Overloaded School Van Killed 18 Children in China

Overloaded School Van Killed 18 Children in China

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BEIJING - A head-on collision between an overloaded van and a coal truck left at least 20 people - including 18 preschoolers - dead and another 44, mostly children, injured on Wednesday.

The van, which contained nine seats and had been converted into a school bus of sorts, was traveling in Yulinzi township in Qingyang city, Gansu province, at 9:40 am, when the crash occurred. Sixty-four people were aboard it - 62 children, a teacher and a bus driver - said a statement from the city's work safety bureau.

They were on their way to the Little Doctor Kindergarten in Yulinzi township.

Four children and the bus driver died at the crash scene, and fifteen others were confirmed dead by midday, the bureau said in a news release. Of those who were injured, 13 are in serious conditions.

"The most seriously injured children have been transferred to the hospital in Qingyang city, and the more slightly injured are being treated in the hospital in Zhengning county," said the chief of the province's emergency-management office, who declined to provide his full name.

Family members on Wednesday visit a boy who was injured in a head-on collision accident in Yulinzi township, Northwest China's Gansu province. [Photo/China News Service]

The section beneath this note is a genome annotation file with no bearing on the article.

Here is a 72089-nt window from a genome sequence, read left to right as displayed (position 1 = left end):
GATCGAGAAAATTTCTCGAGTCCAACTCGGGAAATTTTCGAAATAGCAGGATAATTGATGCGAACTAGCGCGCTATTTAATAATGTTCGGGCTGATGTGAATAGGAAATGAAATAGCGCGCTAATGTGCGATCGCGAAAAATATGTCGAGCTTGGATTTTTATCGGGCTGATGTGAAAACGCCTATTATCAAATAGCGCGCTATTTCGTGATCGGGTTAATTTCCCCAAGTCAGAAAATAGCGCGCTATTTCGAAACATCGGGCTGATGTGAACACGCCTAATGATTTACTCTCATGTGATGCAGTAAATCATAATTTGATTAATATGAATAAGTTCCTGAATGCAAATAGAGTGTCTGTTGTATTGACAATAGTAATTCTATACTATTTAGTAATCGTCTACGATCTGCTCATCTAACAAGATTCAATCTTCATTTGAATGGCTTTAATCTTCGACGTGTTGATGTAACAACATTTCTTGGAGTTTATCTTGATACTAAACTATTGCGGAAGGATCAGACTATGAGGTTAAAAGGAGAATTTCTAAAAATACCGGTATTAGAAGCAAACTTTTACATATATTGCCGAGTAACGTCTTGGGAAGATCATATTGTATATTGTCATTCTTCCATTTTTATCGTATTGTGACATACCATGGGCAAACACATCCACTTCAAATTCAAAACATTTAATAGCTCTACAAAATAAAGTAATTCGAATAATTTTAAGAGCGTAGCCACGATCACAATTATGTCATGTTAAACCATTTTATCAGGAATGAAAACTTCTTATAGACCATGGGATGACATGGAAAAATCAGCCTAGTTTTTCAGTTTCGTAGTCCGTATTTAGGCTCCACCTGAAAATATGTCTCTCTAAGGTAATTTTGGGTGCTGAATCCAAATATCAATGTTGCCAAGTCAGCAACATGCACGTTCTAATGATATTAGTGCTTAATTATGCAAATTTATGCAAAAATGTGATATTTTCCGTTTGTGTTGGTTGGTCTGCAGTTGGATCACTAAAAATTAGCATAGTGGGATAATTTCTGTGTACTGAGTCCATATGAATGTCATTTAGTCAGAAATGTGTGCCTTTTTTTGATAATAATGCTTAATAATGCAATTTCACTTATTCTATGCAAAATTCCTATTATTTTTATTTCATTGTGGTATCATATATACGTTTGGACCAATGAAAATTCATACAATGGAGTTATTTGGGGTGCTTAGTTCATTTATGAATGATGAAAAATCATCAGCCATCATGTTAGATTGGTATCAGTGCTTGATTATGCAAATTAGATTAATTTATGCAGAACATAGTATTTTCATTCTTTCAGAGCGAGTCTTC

He said the cause of the accident is still being investigated and the provincial government will hold a news conference later to discuss the latest events in the case.

The General Administration of Quality Supervision, Inspection and Quarantine, the Ministry of Public Security and the Ministry of Education have formed a group charged with investigating the crash. It began that work on Wednesday.

The second vehicle in the crash, the coal truck, bore a license plate from Shaanxi province. The police have detained the person who drove it.

By 4:50 pm, Liu Weizhong, head of the provincial health department, had increased the crash's death toll to 20.

"Doctors have been on their way to Qingyang city and the local blood station has already prepared to offer every blood type," he said.

Vehicles like the van that was in the crash on Wednesday often pick up students who live in rural areas or other remote places and take them to schools. In recent years, increasing numbers of them have been in crashes.

In July 2010, the General Administration of Quality Supervision, Inspection and Quarantine released a regulation meant to make school vehicles that transport primary students safer.

According to the regulation, every school bus must be able to carry at least 10 students, and schools are forbidden from using double-decker buses or articulated buses.

Every bus must also be equipped with a teacher's seat, two emergency exits and a "black box" that can be used to record accident data. Two teacher's seats are required for vehicles that carry more than 40 students, the regulation says.

Only one teacher was aboard the van that crashed on Wednesday.

Why do the regulations not have their intended effects?

"The root cause lies in tight school budgets," said Zhang Yutang, a retired professor of education science at Sichuan Normal University and an expert on student safety.

Xiong Bingqi, deputy director of the 21st Century Education Research Institute, a private, non-profit policy-research body, said many local governments do not set aside money to pay for school vehicles.

Yan Jie contributed to this story.